Author Stephen King will stop publication of his serialised, self-published horror novel The Plant after the next instalment.

He has published five instalments of the novel so far, under an honour system whereby readers agree to send him cash ($1 each for episodes one, two, and three, $2 for the longer episodes four and five) in return for downloading the text from his

King said he would continue developing the story as long as at least 75 percent of each episode's downloads were paid for.

So far, 75 percent to 80 percent of readers have paid up, King says in a message to readers dated 9 November and posted on his Web site 21 November.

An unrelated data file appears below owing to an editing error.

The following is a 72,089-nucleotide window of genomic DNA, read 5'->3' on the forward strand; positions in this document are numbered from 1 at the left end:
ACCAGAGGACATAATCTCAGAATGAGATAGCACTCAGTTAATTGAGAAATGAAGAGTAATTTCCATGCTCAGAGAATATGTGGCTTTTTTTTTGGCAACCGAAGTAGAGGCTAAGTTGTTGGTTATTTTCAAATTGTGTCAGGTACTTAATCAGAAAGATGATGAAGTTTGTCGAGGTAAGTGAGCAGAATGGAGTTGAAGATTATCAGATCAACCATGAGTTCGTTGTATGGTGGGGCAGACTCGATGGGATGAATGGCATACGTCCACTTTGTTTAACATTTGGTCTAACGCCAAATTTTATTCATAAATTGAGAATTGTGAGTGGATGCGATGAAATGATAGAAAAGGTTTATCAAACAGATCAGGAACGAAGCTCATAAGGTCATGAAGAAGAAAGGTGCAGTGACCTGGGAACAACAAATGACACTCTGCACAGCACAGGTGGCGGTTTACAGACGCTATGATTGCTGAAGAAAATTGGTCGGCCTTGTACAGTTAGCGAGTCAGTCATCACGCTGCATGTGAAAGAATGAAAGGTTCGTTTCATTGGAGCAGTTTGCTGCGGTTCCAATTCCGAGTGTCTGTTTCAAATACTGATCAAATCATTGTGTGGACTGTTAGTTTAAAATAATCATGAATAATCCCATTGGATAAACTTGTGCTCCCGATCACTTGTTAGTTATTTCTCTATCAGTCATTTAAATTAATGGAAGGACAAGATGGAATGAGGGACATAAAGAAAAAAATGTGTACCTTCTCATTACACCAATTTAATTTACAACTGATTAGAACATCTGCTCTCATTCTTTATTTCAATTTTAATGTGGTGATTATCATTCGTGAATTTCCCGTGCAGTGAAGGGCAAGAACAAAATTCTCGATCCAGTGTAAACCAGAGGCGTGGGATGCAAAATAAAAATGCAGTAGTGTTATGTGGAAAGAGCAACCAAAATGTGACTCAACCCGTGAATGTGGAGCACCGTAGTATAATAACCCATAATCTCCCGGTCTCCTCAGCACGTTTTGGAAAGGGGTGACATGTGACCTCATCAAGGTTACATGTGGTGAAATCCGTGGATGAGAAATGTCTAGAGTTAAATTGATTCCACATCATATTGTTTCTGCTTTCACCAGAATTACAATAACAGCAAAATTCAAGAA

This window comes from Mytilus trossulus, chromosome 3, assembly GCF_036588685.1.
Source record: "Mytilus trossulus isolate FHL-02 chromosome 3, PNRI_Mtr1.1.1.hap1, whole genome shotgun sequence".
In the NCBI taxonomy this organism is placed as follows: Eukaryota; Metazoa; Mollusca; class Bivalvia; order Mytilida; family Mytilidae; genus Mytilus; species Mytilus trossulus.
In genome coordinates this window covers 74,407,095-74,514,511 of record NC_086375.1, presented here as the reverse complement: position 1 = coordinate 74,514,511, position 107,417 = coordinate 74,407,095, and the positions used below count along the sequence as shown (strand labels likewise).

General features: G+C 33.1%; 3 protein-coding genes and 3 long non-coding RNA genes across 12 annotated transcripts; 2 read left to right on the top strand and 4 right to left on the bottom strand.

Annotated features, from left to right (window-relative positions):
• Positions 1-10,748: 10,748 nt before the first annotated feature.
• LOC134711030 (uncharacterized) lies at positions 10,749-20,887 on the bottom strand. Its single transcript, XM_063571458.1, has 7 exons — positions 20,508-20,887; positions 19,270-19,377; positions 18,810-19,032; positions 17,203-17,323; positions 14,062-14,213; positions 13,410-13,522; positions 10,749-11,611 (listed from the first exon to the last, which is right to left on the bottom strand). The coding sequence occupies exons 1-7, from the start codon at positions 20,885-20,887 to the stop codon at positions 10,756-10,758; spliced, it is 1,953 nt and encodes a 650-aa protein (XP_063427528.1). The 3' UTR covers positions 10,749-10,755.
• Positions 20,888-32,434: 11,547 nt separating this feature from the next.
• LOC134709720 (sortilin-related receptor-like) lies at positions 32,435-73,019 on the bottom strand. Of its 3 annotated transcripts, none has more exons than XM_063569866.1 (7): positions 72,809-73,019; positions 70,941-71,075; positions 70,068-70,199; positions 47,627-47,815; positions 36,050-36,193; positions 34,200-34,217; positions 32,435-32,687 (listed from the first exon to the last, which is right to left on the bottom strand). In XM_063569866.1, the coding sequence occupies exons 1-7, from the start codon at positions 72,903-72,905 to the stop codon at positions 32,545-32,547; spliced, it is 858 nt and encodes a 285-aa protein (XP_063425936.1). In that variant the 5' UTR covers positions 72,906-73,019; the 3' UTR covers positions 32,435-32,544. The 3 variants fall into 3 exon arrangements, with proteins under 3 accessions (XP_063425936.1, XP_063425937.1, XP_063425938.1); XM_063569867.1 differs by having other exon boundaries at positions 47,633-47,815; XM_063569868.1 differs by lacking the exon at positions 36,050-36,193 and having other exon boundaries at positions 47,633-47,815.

Nevertheless, he will stop work on the serial in order to devote more time to other projects, including a novel he is co-writing with Peter Straub and two new conventionally published novels, he says in the message.

The sixth instalment of The Plant, to be published late next month, marks "the most logical stopping point," he says, in which the fates of several characters would be resolved "nastily" and "permanently."

Yet King holds out to readers the hope that his grand electronic publishing experiment will not itself come to a nasty, permanent end: "The last time The Plant furled its leaves, the story remained dormant for nineteen years. If it could survive that, I'm sure it can survive a year or two while I work on other projects."

The first instalment has already become something of a collector's item since it was removed from the Web site.

Readers anxious to catch up on the start of the story have posted messages in a forum on King's Web site enquiring where they can obtain a copy of the downloaded file.